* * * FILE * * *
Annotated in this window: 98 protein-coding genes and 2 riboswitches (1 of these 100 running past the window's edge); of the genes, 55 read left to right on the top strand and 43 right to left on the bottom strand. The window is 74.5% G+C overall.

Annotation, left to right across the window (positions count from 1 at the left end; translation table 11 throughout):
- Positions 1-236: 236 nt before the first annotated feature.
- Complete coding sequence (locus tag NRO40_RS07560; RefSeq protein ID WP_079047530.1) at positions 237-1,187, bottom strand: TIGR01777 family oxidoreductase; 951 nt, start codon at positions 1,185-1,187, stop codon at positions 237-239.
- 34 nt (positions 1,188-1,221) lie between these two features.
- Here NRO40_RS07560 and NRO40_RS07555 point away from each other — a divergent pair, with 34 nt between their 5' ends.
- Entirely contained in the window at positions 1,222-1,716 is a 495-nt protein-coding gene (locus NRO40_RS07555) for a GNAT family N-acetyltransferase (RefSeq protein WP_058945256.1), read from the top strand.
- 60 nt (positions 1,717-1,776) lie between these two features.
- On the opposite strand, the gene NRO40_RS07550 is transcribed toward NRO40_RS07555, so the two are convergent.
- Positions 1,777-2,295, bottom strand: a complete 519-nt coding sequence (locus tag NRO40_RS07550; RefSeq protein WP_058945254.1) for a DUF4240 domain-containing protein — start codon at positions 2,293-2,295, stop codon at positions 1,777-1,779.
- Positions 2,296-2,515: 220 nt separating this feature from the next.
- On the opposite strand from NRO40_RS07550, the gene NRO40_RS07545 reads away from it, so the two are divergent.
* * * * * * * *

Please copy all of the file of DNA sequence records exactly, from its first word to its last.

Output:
Annotated in this window: 98 protein-coding genes and 2 riboswitches (1 of these 100 running past the window's edge); of the genes, 55 read left to right on the top strand and 43 right to left on the bottom strand. The window is 74.5% G+C overall.

Annotation, left to right across the window (positions count from 1 at the left end; translation table 11 throughout):
- Positions 1-236: 236 nt before the first annotated feature.
- Complete coding sequence (locus tag NRO40_RS07560; RefSeq protein ID WP_079047530.1) at positions 237-1,187, bottom strand: TIGR01777 family oxidoreductase; 951 nt, start codon at positions 1,185-1,187, stop codon at positions 237-239.
- 34 nt (positions 1,188-1,221) lie between these two features.
- Here NRO40_RS07560 and NRO40_RS07555 point away from each other — a divergent pair, with 34 nt between their 5' ends.
- Entirely contained in the window at positions 1,222-1,716 is a 495-nt protein-coding gene (locus NRO40_RS07555) for a GNAT family N-acetyltransferase (RefSeq protein WP_058945256.1), read from the top strand.
- 60 nt (positions 1,717-1,776) lie between these two features.
- On the opposite strand, the gene NRO40_RS07550 is transcribed toward NRO40_RS07555, so the two are convergent.
- Positions 1,777-2,295, bottom strand: a complete 519-nt coding sequence (locus tag NRO40_RS07550; RefSeq protein WP_058945254.1) for a DUF4240 domain-containing protein — start codon at positions 2,293-2,295, stop codon at positions 1,777-1,779.
- Positions 2,296-2,515: 220 nt separating this feature from the next.
- On the opposite strand from NRO40_RS07550, the gene NRO40_RS07545 reads away from it, so the two are divergent.